Red Tornado – I’m not not 100% sure, but I believe this is the first time we’ve seen Red Tornado in the Rebirth Universe. Red Tornado was created by scientist Dr. T.O. Morrow (see below), and first appeared in Justice League of America #64 (August, 1968) by Gardner Fox and Dick Dillin. If you get a chance check out the Young Justice animated series that has a fairly concise (albeit highly retconned) history of Red Tornado.

Page 17:

Blackhawks – In this incarnation of the Blackhawks, they are a covert ops group. They have been following Batman around since All-Star Batman #6.

Originally, the Blackhawks (lead by a man simply known as Blackhawk) were a multi-national team of pilots who fight the Axis powers during World War II. Interestingly, Blackhawk is one of four characters to be continuously published in his own title from the 1940s through the 1960s. Superman, Batman, and Wonder Woman are the other three in that group. Blackhawk first appeared in Military Comics #1 (August 1941) and was created by Chuck Cuidera, Bob Powell, and Will Eisner. Yes, THAT Will Eisner.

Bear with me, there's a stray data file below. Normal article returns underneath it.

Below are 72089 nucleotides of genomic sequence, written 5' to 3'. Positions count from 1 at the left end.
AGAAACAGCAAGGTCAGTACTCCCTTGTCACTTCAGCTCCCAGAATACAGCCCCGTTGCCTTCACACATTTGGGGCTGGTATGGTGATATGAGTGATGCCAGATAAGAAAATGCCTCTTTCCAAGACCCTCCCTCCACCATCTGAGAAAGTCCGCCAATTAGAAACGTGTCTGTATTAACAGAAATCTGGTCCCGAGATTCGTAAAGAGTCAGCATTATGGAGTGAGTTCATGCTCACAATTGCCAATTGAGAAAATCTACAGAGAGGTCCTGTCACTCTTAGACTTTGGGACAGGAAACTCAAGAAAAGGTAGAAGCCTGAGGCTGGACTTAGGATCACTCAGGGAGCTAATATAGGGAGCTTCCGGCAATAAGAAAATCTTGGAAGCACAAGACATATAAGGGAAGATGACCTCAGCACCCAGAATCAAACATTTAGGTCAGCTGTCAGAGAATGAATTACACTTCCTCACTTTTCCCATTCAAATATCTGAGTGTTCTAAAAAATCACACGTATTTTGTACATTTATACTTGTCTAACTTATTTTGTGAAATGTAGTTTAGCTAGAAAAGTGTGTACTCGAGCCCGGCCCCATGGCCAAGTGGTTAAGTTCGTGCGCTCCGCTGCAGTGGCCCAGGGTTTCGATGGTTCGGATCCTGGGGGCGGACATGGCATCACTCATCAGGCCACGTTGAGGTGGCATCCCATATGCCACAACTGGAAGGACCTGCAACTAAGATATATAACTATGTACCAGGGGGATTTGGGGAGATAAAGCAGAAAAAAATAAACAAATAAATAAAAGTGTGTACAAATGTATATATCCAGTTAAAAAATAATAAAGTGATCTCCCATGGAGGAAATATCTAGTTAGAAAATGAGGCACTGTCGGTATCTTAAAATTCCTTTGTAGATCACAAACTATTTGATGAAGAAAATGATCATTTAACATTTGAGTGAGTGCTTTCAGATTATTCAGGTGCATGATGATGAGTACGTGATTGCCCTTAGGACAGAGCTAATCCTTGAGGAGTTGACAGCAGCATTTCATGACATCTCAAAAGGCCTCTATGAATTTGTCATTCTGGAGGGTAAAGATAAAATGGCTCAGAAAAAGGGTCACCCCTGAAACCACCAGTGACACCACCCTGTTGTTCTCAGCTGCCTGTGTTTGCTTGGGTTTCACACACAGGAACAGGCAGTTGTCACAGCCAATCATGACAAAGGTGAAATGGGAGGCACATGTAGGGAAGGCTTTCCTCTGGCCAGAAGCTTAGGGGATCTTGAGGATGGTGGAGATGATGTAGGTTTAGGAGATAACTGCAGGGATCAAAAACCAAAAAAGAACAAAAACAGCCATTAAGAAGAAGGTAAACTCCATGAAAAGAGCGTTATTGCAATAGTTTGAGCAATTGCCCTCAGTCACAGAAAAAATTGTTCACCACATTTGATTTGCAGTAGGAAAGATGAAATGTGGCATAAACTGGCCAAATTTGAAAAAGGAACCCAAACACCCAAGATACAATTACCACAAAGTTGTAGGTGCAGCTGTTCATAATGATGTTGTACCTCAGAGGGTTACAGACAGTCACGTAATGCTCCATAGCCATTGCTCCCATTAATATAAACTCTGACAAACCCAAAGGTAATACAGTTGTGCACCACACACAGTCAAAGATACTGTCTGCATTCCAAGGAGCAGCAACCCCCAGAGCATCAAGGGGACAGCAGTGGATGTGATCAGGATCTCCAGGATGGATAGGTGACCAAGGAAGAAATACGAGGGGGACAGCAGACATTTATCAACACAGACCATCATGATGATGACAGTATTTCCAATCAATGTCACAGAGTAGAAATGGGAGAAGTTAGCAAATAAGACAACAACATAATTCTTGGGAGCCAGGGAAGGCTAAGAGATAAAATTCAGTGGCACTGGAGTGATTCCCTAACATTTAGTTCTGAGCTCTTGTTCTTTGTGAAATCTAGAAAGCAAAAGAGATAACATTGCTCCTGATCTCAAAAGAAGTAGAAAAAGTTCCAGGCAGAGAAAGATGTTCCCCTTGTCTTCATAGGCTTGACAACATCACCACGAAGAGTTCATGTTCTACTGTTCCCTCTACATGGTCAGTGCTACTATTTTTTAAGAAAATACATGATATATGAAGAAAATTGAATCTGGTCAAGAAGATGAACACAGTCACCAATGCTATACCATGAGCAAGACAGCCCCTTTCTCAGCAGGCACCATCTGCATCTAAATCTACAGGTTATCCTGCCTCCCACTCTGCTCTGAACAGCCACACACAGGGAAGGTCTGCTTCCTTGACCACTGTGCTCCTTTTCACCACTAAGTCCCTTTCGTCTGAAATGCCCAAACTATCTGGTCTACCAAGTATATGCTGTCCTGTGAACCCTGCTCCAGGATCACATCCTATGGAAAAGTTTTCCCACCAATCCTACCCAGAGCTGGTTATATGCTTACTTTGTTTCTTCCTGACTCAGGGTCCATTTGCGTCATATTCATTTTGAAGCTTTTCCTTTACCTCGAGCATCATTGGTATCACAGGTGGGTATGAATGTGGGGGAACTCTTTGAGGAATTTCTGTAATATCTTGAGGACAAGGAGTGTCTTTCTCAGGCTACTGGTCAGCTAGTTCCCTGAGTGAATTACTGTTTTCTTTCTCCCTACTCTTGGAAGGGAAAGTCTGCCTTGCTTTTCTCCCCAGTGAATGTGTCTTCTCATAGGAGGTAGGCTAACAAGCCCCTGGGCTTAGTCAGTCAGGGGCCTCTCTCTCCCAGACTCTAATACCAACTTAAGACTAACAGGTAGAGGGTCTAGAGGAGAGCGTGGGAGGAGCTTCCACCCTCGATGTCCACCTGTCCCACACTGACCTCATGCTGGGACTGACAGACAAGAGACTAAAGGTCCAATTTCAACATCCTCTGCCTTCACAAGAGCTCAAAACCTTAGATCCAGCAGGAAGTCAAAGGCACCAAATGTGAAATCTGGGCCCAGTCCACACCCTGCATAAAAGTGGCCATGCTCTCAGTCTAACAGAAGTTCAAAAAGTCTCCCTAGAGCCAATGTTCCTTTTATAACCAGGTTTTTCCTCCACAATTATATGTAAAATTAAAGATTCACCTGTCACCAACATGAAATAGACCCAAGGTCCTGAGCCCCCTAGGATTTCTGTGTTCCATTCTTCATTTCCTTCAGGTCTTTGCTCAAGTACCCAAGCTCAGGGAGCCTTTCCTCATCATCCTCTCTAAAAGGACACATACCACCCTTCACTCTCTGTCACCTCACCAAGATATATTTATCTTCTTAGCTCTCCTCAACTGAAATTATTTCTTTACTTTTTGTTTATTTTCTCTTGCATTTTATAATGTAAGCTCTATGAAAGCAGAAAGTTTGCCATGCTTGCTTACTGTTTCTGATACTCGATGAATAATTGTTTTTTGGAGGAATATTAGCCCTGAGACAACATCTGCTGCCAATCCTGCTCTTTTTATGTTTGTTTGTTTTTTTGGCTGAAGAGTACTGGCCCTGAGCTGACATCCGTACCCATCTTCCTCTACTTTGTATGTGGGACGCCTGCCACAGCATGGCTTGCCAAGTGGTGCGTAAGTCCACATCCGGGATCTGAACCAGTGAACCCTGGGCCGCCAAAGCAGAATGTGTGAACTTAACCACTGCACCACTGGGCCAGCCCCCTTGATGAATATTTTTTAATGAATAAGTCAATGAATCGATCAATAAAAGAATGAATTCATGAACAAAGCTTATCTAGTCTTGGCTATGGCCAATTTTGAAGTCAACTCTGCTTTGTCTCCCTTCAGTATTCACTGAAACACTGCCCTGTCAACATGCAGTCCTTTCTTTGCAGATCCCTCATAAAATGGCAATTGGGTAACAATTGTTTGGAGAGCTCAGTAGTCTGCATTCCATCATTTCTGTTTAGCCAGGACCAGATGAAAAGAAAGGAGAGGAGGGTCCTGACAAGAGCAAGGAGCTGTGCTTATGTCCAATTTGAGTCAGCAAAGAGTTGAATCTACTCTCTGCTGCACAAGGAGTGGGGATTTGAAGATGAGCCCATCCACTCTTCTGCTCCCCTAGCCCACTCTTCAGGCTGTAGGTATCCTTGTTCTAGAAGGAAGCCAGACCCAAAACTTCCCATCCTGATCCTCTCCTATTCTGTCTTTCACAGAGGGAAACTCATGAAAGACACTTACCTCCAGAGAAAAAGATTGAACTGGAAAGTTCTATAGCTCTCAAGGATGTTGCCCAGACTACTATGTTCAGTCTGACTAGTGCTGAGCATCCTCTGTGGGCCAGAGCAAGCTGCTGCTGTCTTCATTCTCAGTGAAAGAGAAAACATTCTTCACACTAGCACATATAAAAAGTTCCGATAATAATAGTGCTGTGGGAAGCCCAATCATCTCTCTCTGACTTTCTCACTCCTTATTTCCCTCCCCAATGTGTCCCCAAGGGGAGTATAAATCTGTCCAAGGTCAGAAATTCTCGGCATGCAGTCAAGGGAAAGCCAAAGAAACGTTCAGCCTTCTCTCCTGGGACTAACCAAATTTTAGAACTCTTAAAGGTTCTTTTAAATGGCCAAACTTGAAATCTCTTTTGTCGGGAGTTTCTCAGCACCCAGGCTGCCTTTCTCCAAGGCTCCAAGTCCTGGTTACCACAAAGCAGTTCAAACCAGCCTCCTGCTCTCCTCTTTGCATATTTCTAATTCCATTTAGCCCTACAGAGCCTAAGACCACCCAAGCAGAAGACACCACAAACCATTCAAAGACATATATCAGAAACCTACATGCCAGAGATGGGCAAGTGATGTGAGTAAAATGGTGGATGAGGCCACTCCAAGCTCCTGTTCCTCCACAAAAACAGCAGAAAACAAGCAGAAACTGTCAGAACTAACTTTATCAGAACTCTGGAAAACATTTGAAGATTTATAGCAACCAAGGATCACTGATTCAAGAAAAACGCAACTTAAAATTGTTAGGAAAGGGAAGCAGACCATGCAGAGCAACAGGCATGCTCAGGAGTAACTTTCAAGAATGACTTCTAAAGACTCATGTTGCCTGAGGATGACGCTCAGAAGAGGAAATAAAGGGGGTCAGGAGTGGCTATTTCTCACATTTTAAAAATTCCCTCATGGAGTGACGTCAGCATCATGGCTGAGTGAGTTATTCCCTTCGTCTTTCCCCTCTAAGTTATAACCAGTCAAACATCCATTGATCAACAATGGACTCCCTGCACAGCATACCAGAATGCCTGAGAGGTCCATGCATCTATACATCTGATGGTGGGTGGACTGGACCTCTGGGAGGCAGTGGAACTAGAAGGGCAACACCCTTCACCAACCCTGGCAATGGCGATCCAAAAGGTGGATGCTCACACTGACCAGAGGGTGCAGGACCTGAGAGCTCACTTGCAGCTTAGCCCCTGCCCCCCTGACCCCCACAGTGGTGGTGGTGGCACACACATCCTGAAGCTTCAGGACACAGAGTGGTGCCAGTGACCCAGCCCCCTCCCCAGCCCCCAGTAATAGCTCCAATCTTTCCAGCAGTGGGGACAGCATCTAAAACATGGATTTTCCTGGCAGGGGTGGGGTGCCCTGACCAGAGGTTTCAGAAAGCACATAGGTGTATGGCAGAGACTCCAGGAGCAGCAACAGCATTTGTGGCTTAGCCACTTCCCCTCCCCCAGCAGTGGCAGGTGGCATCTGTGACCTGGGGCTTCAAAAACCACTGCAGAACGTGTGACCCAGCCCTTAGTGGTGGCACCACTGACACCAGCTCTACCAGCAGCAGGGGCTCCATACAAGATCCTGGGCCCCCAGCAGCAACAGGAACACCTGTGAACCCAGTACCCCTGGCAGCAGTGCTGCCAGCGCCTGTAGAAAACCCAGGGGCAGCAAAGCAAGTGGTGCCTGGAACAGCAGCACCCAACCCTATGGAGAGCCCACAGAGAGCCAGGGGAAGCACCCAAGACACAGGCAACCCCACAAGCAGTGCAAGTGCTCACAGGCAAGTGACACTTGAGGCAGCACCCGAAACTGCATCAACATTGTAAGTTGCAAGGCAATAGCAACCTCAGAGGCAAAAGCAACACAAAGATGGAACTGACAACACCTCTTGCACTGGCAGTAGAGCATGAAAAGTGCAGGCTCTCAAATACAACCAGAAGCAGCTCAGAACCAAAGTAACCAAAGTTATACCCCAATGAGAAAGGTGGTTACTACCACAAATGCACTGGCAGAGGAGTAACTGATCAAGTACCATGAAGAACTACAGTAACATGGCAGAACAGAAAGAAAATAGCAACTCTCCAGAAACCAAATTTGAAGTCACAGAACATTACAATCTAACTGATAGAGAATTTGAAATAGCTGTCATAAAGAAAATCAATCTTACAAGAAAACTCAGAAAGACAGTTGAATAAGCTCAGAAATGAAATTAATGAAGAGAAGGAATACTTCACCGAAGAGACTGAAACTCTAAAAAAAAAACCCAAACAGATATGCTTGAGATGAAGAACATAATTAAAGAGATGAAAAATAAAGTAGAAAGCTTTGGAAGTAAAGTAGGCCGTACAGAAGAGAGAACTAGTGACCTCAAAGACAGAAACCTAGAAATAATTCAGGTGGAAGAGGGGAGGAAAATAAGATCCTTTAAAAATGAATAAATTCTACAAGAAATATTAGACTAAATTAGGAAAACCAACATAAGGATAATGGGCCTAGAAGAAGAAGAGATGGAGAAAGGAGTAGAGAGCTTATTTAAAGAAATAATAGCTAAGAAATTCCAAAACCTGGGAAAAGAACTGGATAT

Lady Blackhawk – In 1959, Zinda Blake was introduced as part of the Blackhawks team, but really took off as a popular character when she made a time jump to present-day and became part of the Birds of Prey in 2004. This version of Lady Blackhawk is not Zinda Blake but rather…


Page 18:

Kendra Saunders (Hawkgirl) – HOLY CRAP, YOU GUYS! Yes, we’ve seen the Death of Hawkman, but we’ve seen nothing of Kendra until now. While she isn’t Shiera Sanders Hall, Hawkgirl has been a big part of the Justice League since her first appearance in 1999.

I hope we learn more about Kendra’s history going forward. It will be interesting if she is indeed the Saunders from the early 2000s and to learn what she has been doing.

It is also interesting that Hawkgirl is leading the Blackhawks…

Page 19:

A number of famous DC locations get name-checked on this page:

Blackhawk Island – I don’t know why there are dinosaurs on Blackhawk Island, but this is the island where the Blackhawks maintain their base. Originally, Blackhawk Island was located in the Atlantic Ocean, making it easy to launch strikes in Europe during World War II. Much later, the Blackhawks bought an island in the Pacific.